Petitions to the Indian Supreme Court (Bhartiya Kisan Party vs. Union of India & others) have challenged the constitutionality of all three farm bills. The petitioners claim that their adoption violates the regulatory competence of state governments; that they were adopted in an arbitrary manner; that they violate substantive and procedural fundamental rights and; that their dispute settlement mechanisms hinder access to justice. The unanimously adopted resolution of the Kerala legislative assembly echoes these concerns underlining that the central government overstepped in its competences. In remarkably stark language, it reminds the Modi government that the pandemic has already pushed small-scale farming communities to their limits, and that they could simply not tolerate any additional strains.
In response to the petitions, the Supreme Court issued an interim order (Rakesh Vaishnav vs Union Of India) temporarily staying the implementation of the 2020 farm bills. The order also installs an expert committee to review the bills and to submit policy recommendations. It jointly responds to petitions challenging and supporting the farm laws as well as petitions asking for a court-mandated stop to the protests in order to protect Delhi citizens from their disruptions. The court reasoned that while it “may not stifle a peaceful protest”, its “extraordinary order of stay of implementation of the farm laws will be perceived as an achievement” and therefore lead farmer unions to encourage their members to end their protests.
Expertise or ideology?
The recent storming of Delhi’s iconic Red Fort shows that this reasoning backfired, which is unfortunately not surprising. The interim order identifies farmers’ “hurt feelings” and the bills’ rushed adoption process as reasons for the protests. It buys into the argument that misinformation misled farmers into thinking that the bills will harm them and that they could be dissuaded from their resistance if the bill’s benefits were communicated better to them. The purpose of the expert committee is therefore to “create a congenial atmosphere and improve the trust and confidence of the farmers”. It composed its four-member expert committee accordingly. Ashok Gulati is a vocal advocate of export-oriented liberalization and publicly supports the farm bills. Anil Ghanwat has also gone on record arguing that the farm laws do not go far enough in protecting the agricultural sector from government intervention and Parmod Kumar Joshi considers that “[s]crapping the three farm laws will be disastrous for the entire agriculture sector”.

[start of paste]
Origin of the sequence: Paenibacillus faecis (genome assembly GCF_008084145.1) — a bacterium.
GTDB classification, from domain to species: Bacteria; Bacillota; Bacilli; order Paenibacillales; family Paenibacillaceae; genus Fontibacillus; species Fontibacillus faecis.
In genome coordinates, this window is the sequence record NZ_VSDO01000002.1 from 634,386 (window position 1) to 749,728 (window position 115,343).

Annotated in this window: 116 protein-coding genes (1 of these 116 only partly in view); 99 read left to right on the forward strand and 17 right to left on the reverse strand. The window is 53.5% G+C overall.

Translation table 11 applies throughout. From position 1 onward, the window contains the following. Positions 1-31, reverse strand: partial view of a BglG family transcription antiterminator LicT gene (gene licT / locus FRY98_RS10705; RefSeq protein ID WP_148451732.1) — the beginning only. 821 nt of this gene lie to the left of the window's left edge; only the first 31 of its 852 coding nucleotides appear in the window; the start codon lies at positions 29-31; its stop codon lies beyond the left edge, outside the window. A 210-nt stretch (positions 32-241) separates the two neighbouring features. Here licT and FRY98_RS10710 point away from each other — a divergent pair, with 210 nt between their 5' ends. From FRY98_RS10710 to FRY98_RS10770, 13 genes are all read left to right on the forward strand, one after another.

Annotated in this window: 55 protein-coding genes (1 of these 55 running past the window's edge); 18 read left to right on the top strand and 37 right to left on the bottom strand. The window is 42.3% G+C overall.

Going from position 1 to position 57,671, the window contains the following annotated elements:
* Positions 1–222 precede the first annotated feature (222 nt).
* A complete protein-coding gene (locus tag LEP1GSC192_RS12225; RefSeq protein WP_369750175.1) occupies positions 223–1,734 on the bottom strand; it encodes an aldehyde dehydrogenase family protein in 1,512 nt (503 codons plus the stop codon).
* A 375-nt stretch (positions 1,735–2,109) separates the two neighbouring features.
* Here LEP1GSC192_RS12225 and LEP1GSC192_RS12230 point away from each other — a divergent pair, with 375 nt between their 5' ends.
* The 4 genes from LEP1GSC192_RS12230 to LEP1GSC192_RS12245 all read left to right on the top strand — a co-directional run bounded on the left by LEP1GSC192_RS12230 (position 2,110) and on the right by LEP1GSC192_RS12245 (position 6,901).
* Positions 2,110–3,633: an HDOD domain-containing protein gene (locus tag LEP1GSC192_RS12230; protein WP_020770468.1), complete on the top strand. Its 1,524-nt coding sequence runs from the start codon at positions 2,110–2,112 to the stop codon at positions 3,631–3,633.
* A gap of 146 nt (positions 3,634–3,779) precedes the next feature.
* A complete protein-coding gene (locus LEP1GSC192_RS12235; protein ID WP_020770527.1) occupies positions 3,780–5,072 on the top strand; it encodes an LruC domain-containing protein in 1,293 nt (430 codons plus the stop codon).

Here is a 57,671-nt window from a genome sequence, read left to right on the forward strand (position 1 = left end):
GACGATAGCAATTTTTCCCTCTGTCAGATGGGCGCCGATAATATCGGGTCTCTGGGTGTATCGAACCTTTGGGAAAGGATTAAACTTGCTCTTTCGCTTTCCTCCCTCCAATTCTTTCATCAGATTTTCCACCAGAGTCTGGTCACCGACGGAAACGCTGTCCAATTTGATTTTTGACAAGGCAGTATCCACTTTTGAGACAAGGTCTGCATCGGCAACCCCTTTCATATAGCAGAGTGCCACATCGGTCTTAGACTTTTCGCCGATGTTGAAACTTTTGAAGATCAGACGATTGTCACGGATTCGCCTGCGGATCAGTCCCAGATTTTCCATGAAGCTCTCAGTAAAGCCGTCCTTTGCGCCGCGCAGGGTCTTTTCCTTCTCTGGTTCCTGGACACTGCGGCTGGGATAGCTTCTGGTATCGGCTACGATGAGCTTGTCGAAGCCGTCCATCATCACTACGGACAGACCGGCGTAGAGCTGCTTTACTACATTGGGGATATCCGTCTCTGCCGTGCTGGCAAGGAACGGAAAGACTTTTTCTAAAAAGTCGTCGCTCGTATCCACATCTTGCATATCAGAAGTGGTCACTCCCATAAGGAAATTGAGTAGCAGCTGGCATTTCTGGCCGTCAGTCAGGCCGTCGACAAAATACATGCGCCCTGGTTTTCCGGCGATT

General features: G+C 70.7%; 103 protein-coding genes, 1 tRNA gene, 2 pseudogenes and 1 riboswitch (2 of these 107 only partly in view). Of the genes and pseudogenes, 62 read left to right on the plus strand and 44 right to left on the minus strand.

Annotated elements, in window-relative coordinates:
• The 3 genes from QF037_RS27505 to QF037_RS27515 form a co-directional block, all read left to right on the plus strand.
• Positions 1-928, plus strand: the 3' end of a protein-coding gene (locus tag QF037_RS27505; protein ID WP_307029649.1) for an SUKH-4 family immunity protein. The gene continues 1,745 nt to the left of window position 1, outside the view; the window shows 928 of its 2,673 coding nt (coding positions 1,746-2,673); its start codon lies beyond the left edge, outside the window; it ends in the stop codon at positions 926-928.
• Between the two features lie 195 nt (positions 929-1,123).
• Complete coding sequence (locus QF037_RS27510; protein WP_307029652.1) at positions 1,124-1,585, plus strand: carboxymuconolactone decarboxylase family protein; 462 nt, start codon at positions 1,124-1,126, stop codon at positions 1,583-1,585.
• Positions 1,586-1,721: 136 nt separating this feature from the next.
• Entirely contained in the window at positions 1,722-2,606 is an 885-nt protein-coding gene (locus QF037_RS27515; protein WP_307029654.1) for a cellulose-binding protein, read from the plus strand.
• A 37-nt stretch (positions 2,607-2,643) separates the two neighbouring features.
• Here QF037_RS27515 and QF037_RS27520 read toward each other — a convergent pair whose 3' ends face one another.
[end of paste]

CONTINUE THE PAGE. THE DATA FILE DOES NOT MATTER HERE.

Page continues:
Their vision for India’s rural communities is well summarized in an article by Prof. Gulati on the impact of liberal globalization on small-scale farmers. He admits that liberal globalization processes have hurt small-scale farmers in the past, but argues that this could be addressed through corrective government policies. Enabling policies should remove any obstacles for small-scale farmers to exploring the opportunities of globalization and coping policies should minimize globalization’s adverse impacts on them. Enabling policies include for instance removing credit constraints and reducing transactions costs and coping policies are e.g., promoting opportunities in the rural non-farm sector (exit options), competition and technology. On other occasions he has also argued that a fundamental reform of the agricultural sector was necessary in order to attract the private investment necessary to make India agriculture more competitive and better integrated into global food supply chains. Prof. Gulati’s impressive publication record certainly attests to his expertise, but also to the belief which has shaped it, namely the belief in food capitalism as it is codified in the WTO’s Agreement on Agriculture. This agreement peruses to establish a market-oriented agricultural trading system, by reducing domestic support and protections, which correct or distort world agricultural markets.
It is unfortunate that the court mistook informed dissent for misinformed agitation, as the challenge to food capitalism is not less supported by expertise than the belief in it. Anna Chadwick for instance demonstrates food capitalism’s catastrophic effects on hunger in the context of the 2007/2008 global crisis and the recent report of UN special rapporteur on the right to food finds that it has neither delivered adequate trade results nor food security. It proposes to replace the Agreement on Agriculture with rights-based food systems, structured by international food agreements which are not cantered on profit, but also on respect for land and agricultural workers and which aim to ensure food security. The report advocates for accepting human dignity and not economic growth as the core value of agriculture and highlights the limits of food capitalism in responding to global hunger or climate change. Finally, an earlier report of the special mandate on the right to food focussed specifically on agricultural workers underlines how globalized food capitalism has exposed and marginalized farm labour.
India’s farmers, it seems, are no longer only protesting the farm bills. They are protesting India’s complete and unconditional absorption by global food supply chains. They are protesting for their dignity, their identity and to have their political subjectivity recognized and respected. What is taking place on the streets of Delhi is the rejection of market patriarchy and an insistence that experience is more persuasive than expertise.
This post also appears on the author’s blog Riches and Laws.